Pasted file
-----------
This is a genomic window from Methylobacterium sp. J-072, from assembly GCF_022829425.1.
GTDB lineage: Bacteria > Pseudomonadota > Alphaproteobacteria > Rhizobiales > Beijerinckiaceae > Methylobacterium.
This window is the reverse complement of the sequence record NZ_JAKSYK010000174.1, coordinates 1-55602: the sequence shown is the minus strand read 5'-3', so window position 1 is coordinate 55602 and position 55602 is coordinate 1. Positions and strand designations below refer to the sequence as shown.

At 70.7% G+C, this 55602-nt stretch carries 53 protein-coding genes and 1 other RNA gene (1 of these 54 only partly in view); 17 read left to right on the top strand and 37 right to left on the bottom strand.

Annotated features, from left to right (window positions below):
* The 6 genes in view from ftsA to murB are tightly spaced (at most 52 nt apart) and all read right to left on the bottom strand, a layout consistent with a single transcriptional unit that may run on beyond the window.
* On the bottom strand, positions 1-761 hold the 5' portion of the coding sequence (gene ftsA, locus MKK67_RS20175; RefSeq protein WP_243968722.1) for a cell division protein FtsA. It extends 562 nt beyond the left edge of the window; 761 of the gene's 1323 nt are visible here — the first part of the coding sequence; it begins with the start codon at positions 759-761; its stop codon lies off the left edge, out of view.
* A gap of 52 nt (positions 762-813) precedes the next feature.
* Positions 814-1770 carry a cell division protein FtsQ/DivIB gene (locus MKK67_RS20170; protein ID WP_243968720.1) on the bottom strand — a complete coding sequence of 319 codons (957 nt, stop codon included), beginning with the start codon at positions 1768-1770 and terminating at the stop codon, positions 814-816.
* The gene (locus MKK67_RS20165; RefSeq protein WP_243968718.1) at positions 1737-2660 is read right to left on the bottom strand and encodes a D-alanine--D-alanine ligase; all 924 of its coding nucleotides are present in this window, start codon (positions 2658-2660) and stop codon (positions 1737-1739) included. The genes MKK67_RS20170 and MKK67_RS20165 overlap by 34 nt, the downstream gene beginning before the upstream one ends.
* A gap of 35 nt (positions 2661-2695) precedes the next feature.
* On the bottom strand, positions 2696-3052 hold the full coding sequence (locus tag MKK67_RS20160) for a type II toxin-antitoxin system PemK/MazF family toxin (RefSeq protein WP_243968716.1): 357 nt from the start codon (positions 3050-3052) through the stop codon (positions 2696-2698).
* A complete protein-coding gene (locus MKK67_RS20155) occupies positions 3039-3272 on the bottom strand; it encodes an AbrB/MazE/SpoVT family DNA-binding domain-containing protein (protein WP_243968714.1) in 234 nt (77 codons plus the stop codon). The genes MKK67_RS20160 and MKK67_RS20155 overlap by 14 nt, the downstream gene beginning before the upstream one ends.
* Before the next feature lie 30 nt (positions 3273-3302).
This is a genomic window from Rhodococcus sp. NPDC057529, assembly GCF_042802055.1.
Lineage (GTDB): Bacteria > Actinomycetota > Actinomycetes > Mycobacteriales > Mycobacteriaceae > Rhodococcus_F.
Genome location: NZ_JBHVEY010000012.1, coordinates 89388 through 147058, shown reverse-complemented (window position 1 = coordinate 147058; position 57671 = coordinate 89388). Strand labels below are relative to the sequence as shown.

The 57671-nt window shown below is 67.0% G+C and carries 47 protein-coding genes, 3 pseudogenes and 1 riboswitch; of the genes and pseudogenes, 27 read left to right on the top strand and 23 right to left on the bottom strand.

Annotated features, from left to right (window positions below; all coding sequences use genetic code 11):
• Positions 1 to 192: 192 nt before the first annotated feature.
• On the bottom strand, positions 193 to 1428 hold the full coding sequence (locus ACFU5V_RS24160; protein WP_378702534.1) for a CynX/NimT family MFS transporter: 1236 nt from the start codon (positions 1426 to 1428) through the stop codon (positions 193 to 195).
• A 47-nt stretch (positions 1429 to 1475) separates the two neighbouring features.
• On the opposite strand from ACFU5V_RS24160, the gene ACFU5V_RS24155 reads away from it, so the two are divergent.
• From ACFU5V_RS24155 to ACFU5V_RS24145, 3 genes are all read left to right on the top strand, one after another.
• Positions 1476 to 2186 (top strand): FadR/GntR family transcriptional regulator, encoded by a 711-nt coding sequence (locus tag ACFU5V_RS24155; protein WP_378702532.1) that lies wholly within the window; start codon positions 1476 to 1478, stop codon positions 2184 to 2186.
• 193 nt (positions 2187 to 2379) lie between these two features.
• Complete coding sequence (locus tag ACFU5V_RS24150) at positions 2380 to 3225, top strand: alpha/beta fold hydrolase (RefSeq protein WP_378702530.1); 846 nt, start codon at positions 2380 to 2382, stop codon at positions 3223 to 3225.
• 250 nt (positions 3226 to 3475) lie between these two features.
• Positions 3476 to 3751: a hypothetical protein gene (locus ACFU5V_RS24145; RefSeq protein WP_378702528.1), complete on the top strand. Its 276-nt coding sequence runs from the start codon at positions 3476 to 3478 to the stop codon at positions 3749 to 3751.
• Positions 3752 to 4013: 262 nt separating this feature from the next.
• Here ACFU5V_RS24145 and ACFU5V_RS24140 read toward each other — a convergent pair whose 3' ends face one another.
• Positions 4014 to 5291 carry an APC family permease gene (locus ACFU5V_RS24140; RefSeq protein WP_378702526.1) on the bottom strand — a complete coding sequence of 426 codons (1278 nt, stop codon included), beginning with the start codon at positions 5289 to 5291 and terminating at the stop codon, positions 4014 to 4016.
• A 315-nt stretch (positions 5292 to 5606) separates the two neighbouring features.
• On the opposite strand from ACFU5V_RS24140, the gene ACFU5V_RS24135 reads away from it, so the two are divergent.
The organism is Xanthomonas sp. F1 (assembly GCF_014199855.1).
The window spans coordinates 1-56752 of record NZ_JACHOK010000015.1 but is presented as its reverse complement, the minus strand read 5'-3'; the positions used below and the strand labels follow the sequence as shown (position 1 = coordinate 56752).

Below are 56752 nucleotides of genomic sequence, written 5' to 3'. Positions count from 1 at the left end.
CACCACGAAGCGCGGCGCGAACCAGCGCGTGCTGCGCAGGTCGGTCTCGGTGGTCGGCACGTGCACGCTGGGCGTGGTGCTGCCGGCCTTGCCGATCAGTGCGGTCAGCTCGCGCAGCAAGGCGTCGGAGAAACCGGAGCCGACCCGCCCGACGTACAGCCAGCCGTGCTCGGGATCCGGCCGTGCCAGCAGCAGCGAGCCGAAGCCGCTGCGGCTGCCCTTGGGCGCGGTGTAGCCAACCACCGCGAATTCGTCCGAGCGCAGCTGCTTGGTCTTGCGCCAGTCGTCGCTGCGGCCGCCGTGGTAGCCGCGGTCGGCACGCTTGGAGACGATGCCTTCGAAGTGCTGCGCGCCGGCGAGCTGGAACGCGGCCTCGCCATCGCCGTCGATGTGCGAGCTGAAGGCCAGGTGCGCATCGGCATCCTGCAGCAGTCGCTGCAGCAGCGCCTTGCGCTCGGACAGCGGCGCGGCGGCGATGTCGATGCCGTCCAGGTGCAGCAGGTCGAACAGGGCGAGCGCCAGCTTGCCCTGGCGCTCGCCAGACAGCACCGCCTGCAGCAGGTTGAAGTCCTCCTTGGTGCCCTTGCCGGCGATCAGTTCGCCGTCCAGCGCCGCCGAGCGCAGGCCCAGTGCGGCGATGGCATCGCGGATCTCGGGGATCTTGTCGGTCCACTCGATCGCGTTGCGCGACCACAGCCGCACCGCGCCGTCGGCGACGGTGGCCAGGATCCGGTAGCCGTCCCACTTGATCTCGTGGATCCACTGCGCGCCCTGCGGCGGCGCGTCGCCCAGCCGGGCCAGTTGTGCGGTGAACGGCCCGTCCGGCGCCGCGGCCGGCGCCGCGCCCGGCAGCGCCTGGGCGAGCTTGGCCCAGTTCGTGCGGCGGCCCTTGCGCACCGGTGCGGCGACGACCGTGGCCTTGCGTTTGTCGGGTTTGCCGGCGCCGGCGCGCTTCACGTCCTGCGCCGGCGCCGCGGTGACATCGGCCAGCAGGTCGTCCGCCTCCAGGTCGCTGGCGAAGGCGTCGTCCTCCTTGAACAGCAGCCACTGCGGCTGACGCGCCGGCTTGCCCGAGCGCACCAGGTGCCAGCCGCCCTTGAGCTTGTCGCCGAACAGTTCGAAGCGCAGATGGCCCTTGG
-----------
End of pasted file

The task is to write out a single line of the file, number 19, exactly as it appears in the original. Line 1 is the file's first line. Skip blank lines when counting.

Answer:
Annotated features, from left to right (window positions below; all coding sequences use genetic code 11):